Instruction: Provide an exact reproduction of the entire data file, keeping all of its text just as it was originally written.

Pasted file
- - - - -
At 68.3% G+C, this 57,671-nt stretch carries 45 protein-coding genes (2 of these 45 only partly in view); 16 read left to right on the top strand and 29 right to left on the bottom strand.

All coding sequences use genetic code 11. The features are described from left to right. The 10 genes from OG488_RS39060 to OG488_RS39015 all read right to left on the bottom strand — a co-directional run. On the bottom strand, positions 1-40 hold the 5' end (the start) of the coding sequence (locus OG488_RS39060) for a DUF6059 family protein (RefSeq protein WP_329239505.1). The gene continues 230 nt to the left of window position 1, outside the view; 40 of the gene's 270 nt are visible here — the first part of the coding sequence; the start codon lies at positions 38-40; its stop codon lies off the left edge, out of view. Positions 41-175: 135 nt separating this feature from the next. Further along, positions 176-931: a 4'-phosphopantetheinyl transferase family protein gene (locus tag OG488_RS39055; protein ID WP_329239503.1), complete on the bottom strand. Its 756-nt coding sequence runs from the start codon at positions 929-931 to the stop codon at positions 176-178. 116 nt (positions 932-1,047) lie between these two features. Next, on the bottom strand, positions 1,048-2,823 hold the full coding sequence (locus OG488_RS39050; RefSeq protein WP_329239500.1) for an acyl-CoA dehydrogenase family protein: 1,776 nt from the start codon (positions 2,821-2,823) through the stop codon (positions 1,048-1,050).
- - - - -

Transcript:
At 68.3% G+C, this 57,671-nt stretch carries 45 protein-coding genes (2 of these 45 only partly in view); 16 read left to right on the top strand and 29 right to left on the bottom strand.

All coding sequences use genetic code 11. The features are described from left to right. The 10 genes from OG488_RS39060 to OG488_RS39015 all read right to left on the bottom strand — a co-directional run. On the bottom strand, positions 1-40 hold the 5' end (the start) of the coding sequence (locus OG488_RS39060) for a DUF6059 family protein (RefSeq protein WP_329239505.1). The gene continues 230 nt to the left of window position 1, outside the view; 40 of the gene's 270 nt are visible here — the first part of the coding sequence; the start codon lies at positions 38-40; its stop codon lies off the left edge, out of view. Positions 41-175: 135 nt separating this feature from the next. Further along, positions 176-931: a 4'-phosphopantetheinyl transferase family protein gene (locus tag OG488_RS39055; protein ID WP_329239503.1), complete on the bottom strand. Its 756-nt coding sequence runs from the start codon at positions 929-931 to the stop codon at positions 176-178. 116 nt (positions 932-1,047) lie between these two features. Next, on the bottom strand, positions 1,048-2,823 hold the full coding sequence (locus OG488_RS39050; RefSeq protein WP_329239500.1) for an acyl-CoA dehydrogenase family protein: 1,776 nt from the start codon (positions 2,821-2,823) through the stop codon (positions 1,048-1,050).